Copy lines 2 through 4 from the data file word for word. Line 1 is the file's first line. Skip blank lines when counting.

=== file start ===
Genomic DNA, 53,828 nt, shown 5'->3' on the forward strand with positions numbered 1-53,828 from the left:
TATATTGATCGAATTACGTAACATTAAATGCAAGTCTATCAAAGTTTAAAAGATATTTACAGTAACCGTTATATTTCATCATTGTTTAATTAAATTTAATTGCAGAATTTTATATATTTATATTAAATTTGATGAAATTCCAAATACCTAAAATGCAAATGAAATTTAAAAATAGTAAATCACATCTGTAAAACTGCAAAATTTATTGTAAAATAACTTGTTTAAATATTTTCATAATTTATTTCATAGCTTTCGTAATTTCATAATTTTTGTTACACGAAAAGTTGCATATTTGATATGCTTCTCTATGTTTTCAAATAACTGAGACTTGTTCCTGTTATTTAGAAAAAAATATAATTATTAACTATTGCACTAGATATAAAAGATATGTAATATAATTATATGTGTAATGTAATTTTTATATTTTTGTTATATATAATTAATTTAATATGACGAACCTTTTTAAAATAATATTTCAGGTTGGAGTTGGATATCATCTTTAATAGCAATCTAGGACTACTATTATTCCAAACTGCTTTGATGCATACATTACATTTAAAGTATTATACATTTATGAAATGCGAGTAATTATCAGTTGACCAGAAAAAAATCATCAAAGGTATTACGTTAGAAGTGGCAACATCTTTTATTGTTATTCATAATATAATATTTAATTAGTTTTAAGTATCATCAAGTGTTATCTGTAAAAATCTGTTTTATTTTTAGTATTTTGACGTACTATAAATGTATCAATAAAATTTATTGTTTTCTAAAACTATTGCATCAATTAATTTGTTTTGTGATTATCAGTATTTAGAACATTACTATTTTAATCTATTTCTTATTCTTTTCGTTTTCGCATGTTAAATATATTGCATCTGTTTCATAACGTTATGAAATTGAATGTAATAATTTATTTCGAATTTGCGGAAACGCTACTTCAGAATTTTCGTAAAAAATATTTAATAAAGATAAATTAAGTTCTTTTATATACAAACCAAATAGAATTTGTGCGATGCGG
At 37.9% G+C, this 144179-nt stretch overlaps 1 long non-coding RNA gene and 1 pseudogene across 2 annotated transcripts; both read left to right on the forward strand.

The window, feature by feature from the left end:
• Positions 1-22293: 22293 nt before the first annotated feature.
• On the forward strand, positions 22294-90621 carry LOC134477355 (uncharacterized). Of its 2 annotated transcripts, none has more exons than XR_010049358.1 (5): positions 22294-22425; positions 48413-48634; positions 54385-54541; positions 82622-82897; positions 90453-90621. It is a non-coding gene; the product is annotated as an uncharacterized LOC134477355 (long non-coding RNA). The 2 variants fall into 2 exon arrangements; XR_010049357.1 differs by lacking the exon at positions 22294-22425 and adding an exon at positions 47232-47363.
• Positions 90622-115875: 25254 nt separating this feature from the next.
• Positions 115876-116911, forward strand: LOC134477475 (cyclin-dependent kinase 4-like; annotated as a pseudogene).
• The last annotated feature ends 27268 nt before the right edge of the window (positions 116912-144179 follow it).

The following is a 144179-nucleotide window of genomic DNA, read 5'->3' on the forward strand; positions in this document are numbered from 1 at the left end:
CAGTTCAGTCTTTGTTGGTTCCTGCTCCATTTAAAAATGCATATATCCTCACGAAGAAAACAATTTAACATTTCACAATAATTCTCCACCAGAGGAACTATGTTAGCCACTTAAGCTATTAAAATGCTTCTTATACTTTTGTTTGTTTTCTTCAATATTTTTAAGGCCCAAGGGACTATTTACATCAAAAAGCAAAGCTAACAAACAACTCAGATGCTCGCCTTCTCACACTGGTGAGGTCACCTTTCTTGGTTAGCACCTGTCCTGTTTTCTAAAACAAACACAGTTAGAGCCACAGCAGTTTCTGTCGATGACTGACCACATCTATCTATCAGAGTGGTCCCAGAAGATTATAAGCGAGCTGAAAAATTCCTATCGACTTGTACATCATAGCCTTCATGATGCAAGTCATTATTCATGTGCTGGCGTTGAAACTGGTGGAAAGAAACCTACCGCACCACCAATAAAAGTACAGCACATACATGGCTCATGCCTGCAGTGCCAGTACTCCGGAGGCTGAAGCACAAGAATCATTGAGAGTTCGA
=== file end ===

TATATTGATCGAATTACGTAACATTAAATGCAAGTCTATCAAAGTTTAAAAGATATTTACAGTAACCGTTATATTTCATCATTGTTTAATTAAATTTAATTGCAGAATTTTATATATTTATATTAAATTTGATGAAATTCCAAATACCTAAAATGCAAATGAAATTTAAAAATAGTAAATCACATCTGTAAAACTGCAAAATTTATTGTAAAATAACTTGTTTAAATATTTTCATAATTTATTTCATAGCTTTCGTAATTTCATAATTTTTGTTACACGAAAAGTTGCATATTTGATATGCTTCTCTATGTTTTCAAATAACTGAGACTTGTTCCTGTTATTTAGAAAAAAATATAATTATTAACTATTGCACTAGATATAAAAGATATGTAATATAATTATATGTGTAATGTAATTTTTATATTTTTGTTATATATAATTAATTTAATATGACGAACCTTTTTAAAATAATATTTCAGGTTGGAGTTGGATATCATCTTTAATAGCAATCTAGGACTACTATTATTCCAAACTGCTTTGATGCATACATTACATTTAAAGTATTATACATTTATGAAATGCGAGTAATTATCAGTTGACCAGAAAAAAATCATCAAAGGTATTACGTTAGAAGTGGCAACATCTTTTATTGTTATTCATAATATAATATTTAATTAGTTTTAAGTATCATCAAGTGTTATCTGTAAAAATCTGTTTTATTTTTAGTATTTTGACGTACTATAAATGTATCAATAAAATTTATTGTTTTCTAAAACTATTGCATCAATTAATTTGTTTTGTGATTATCAGTATTTAGAACATTACTATTTTAATCTATTTCTTATTCTTTTCGTTTTCGCATGTTAAATATATTGCATCTGTTTCATAACGTTATGAAATTGAATGTAATAATTTATTTCGAATTTGCGGAAACGCTACTTCAGAATTTTCGTAAAAAATATTTAATAAAGATAAATTAAGTTCTTTTATATACAAACCAAATAGAATTTGTGCGATGCGG
At 37.9% G+C, this 144179-nt stretch overlaps 1 long non-coding RNA gene and 1 pseudogene across 2 annotated transcripts; both read left to right on the forward strand.

The window, feature by feature from the left end: